Webster’s spiky guitars and thickly accented vocals are still in attendance, albeit with maximum efficiency and few wasted notes, but the rest of the sort-of-supergroup band contributes immensely to the sound. Rob Pursey’s bass gives the disc a dense and fuzzy bottom-end, adding to the street-level-revolutionary retro feel, and drummer Sir Mark Flunder manages the post-punk skittering beat with precision and a keen ear for replication. But it’s Amelia Fletcher’s keyboards that give Communique No. 9 its reach. The punchy organ sounds fill the disc with a timelessness, like a skipping stone between the music of the ‘60s, ‘70s, ‘80s, and on up to the present, and reinforces that keys and organs were as integral to art rock bands as were guitars.
Lyrically, Communique No. 9 is as spare as the band’s music, sometimes to the effect of disaffection. “Arthouse Cinemas” plods through a slow-paced delivery of short couplets like “American indie films / Blurred”, so drawn out that it’s hard to maintain, well, focus. However, the effect is used later on the disc for the title track, and here Webster manages to make the long gaps between lyrics work to his advantage, turning the revolutionary fervor and throaty whisper of “We are getting closer” into something truly menacing.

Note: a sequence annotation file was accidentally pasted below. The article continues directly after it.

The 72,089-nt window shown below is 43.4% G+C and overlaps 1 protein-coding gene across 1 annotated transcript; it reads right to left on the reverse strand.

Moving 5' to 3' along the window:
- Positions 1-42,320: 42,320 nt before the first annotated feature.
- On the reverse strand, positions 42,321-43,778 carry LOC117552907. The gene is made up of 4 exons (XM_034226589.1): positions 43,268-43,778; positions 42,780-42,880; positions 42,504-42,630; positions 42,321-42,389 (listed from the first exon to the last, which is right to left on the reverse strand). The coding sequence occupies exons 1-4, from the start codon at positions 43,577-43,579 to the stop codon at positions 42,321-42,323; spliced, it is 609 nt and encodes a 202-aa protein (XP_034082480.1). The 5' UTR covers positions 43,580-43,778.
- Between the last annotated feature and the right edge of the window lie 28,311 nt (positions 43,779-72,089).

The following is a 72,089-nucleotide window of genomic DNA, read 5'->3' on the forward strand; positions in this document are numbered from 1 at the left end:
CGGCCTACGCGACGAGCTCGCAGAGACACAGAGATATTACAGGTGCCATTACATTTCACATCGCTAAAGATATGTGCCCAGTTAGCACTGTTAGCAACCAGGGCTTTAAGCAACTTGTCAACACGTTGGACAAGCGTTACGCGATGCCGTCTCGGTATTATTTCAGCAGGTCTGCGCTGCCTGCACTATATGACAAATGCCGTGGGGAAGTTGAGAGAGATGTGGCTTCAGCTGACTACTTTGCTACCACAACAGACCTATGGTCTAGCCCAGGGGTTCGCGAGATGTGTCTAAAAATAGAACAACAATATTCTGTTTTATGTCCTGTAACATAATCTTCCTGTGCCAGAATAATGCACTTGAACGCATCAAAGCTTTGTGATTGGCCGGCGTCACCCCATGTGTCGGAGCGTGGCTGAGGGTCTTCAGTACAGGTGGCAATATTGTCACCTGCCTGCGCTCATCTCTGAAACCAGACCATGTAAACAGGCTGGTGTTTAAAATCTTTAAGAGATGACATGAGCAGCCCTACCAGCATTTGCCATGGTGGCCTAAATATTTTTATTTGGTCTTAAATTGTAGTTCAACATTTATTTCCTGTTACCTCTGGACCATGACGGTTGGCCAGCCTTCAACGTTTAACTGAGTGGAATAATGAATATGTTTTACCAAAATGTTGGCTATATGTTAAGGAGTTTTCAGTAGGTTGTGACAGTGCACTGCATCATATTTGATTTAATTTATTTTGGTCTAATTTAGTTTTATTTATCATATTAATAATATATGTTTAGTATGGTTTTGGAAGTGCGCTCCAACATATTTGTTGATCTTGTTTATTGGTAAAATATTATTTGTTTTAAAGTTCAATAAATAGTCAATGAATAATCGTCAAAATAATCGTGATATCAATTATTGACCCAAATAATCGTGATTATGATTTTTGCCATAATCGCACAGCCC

When not inciting people to throw art bombs, Sportique mixes up a little bit of clever cynicism to produce some wryly funny tracks, two of which are definitely highlights of the disc. “Other Peoples’ Girlfriends” comes as close as any other band in recent memory to emulating the Buzzcocks (if Pete Shelley’s voice were given a slightly more Johnny Rotten-like twang), with Webster lamenting, “Why are all my best friends / Other people’s girlfriends?” On “Tips for Artists Who Want to Sell Records”, Sportique turns its critical eye on other bands, particularly poseurs who are looking to sell out. It’s a funny track, and the invective comes off a lot more smartly than the typical punk tirade against commercial whores. Add to it the straight-up, fast and furious punk of “Stereotype” and the slightly artier “Angry Street”, and Sportique delivers a disc that isn’t so pointedly monochromatic as to be annoying.